If not, well you're definitely entitled to your own opinion.



  4. AdamH Guest

    I wanted to add a big thanks to Steven for taking a look at my script and just for creating this column: giving us amateur writers a place to post our scripts and helping improve our craft.

    Thanks

    -Adam Hudson



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    SFX: (Insert battle sounds as needed) (This is lazy writing. Come up with battle sounds or chanting or battle cries yourself.)
    Ok, see I don't see this as lazy writing.

    Sure, he could have been more specific as to what the SFX should be, but by saying "as needed" rather than saying "I want three budda-budda-buddas, 2 SMASHes and a single KRAKKA-BOOM, right....there..." he takes a lot of the control of the art away from the artist.

    I don't think he INTENDED to be lazy, so much as he was trying to give his artist room to go nuttty on the fight scene.

    I've been known to do the same, though I'm a tad more specific by saying "add gunshots or smashing sound effects as the picture warrants," among other details for the fight. This way my artist is set it up his way, and we'll do the sound effects later.

    In fact, I usually assume that after I see the finished scene, I'll write in the specifc sounds for the letterer.

    It's sorta 99% Traditional Scripting and 1% Marvel scripting.

    Sorta.

    Dammit, Forby, you know what I mean!
    "Living Robert Venditti's Plan B!"

    CAT. 5



  6. Dungbeetle Guest

    Quote Originally Posted by AdamH View Post

    This is where more of my "show don't tell" should come in, no exposition, just slap the reader in the face with it, they'll be intrigued, they'll want to know

    He's going bye bye in the next draft, refer to my show don't tell comments above and below.
    Spot on. Best thing I ever did with my projects was resist the urge to narrate, especially when you're dealing with noir.

    If you haven't already, I'd suggest reading some of Phillip K. Dick's short stories. There's a collection called the Phillip K. Dick reader. He is particularly brilliant at just throwing the reader in at the deep end, making it interesting, and letting the strangeness of this version of the world, or the universe, come out organically (more often than not, through dialogue). Presenting an audience with something unusual and then having characters act blasse about it, or speaking as if some concept from the present (in this case, the idea of God, maybe) is completely ludicrous and unheard of, are both good.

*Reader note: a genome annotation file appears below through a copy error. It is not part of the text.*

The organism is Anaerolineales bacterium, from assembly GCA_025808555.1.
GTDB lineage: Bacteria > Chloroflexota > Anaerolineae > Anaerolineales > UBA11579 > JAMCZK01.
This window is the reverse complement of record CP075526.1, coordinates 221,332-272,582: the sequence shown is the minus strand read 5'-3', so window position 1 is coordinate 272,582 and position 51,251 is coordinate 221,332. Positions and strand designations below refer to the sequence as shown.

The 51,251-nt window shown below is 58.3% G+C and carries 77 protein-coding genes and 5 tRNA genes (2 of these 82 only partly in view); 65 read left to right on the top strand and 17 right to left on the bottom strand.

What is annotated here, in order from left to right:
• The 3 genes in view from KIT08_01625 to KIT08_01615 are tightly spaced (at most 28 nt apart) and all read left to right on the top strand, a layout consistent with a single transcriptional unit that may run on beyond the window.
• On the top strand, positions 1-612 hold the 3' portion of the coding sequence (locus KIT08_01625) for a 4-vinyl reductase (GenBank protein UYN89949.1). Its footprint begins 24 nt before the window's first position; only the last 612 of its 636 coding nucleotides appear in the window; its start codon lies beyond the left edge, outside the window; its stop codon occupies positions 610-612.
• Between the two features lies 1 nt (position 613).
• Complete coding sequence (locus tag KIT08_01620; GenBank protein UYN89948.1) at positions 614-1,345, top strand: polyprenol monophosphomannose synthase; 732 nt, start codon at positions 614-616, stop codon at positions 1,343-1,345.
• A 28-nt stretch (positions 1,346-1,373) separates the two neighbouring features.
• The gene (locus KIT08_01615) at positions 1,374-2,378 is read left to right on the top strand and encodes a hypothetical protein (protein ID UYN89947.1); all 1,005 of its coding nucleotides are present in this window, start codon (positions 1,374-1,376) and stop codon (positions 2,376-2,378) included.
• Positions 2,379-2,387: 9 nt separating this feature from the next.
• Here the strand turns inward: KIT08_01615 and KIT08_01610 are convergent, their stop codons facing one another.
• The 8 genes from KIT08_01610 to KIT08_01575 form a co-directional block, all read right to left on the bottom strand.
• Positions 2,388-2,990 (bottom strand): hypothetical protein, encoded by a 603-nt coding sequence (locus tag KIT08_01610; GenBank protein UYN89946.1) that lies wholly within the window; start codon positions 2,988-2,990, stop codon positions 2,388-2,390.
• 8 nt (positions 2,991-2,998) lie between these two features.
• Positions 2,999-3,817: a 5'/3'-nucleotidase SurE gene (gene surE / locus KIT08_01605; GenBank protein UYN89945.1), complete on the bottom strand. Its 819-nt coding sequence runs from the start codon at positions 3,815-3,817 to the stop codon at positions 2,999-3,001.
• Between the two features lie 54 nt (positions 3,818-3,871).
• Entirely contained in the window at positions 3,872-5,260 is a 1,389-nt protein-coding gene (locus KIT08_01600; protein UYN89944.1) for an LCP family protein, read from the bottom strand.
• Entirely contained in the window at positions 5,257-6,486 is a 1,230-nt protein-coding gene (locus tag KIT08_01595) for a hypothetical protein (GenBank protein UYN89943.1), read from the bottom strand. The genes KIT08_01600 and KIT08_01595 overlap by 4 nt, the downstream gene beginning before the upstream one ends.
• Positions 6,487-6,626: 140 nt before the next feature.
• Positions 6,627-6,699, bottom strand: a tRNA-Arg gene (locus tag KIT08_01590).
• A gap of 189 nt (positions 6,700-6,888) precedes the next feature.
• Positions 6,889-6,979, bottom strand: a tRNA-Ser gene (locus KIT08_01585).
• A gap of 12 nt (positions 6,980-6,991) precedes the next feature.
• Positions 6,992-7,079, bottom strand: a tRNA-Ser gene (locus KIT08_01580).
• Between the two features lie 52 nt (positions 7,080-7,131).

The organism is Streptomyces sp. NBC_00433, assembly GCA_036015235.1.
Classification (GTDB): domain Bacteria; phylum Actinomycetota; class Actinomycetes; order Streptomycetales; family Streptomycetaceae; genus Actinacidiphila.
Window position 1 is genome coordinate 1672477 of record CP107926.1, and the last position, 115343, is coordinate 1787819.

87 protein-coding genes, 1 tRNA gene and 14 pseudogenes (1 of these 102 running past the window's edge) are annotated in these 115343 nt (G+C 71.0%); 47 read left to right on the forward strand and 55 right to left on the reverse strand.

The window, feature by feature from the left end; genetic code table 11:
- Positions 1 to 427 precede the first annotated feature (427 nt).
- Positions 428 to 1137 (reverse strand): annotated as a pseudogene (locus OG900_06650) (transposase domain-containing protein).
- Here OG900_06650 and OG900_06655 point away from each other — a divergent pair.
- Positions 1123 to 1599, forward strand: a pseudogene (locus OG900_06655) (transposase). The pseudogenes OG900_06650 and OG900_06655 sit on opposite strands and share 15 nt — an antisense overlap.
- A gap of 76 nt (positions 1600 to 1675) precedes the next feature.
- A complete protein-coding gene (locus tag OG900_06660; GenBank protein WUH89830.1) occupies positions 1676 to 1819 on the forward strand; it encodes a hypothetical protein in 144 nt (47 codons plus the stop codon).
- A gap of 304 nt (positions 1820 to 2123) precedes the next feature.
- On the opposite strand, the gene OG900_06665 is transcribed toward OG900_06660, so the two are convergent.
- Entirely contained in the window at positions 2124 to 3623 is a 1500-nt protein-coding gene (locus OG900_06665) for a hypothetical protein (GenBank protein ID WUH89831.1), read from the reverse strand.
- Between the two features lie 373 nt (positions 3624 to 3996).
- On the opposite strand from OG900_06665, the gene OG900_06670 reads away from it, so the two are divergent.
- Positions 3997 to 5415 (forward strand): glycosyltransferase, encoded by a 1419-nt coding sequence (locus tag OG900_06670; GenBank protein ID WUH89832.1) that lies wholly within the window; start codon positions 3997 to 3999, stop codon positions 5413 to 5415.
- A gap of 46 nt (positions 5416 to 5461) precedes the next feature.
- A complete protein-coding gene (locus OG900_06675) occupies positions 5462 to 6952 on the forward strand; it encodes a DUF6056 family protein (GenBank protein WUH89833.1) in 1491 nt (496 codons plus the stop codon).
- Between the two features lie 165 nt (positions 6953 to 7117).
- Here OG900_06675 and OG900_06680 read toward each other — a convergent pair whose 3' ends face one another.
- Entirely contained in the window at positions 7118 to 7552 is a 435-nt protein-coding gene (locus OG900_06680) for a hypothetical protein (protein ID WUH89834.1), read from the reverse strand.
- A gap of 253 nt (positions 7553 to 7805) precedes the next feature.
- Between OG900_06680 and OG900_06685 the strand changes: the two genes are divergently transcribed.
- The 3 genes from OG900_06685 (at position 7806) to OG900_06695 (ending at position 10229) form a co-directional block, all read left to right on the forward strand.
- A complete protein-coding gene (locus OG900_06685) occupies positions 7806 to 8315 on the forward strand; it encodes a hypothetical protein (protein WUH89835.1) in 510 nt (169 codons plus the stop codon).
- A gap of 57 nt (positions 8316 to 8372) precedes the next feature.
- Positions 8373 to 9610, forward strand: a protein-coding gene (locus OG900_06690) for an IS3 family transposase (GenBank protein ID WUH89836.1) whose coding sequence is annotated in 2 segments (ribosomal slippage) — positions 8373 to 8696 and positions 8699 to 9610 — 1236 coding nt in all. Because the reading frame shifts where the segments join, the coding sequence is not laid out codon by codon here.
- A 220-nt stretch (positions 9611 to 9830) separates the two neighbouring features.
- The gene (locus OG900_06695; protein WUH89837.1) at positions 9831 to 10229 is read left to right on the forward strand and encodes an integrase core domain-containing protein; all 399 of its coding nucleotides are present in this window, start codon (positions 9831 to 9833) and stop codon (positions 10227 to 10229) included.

Introducing your villain as a good guy initially and then unravelling their tangled web gradually is always a good call too. There's a Russian narrative theorist called Vladamir Propp who wrote this theory about how all fairy tales are structured. In most of them there are these set roles, a princess, a hero, a false hero who is later exposed, a helper etc. Hero doesn't, always, in this case, mean protagonist, as with Red Riding Hood, the lumberjack is surely the hero. Just like villain doesn't necessarily mean "the obvious bad guy". For example, in the movie Fifth Element, Gary Oldman's character would obviously be seen as the bad guy, but in narrative terms, he's merely the false hero, who works off deception, while the "ultimate evil" threatening everything is the real villain, albeit it a bit impersonal in its villainy.

    Anyway, I'm rambling, but all pedanticness about logistics of transparent materials aside (Doris Lessing's "Mara & Dann", one of the best post-apocalyptic stories I've ever read, had some hardwearing material people used for clothing in it, which was never explained properly, and wasn't anything from our time) I quite like some of the ideas. I really like the first page and how it opens. Like Forby said, interesting. The hell and heaven alien battles are conceptually ridiculous but very very fun. I don't really know what's not to like about aliens fighting seraphim and demons. But if you throw that in straight away then it's almost like I, as a reader, am going to expect that sort of thing to be happening all the way through.

    Think of different ways of presenting the present-day flashbacks. An old archivist going through the remaining scavenged videos from the people who search topside? You could actually use narration to a greater effect then, with it actually being the voice of the archivist trying to explain what he thinks is happening in the pictures, but often getting it wrong because of the assumptions he has about the past (our present) based on the world he lives in.

    Also, I'm not sure what the tone you're going for here is. If it's a more mature thing (good luck putting out a "God is dead" themed kids' book in America) then the artistic approach to aliens, angels, demons etc. is going to have to be something different that just X-Wings shooting lasers at golden-haired cherubim. Unless you just want to go for the full on cheese factor which can work if you keep your tongue firmly in cheek.

    Anyway, enough of my drivel. I'd suggest the Phillip K. Dick reader, Mara and Dann, and I've also read about, but not actually read, a book called A Canticle For Leibowitz which is about a post-apocalyptic order of monks. The writers entry on Wiki says "Significant themes of his stories included loss of scientific knowledge or "socio-technological regression and its presumed antithesis, continued technological advance", its preservation through oral transmission, the guardianship of archives by priests, and "that side of [human] behavior which can only be termed religious." Definately on my wish list.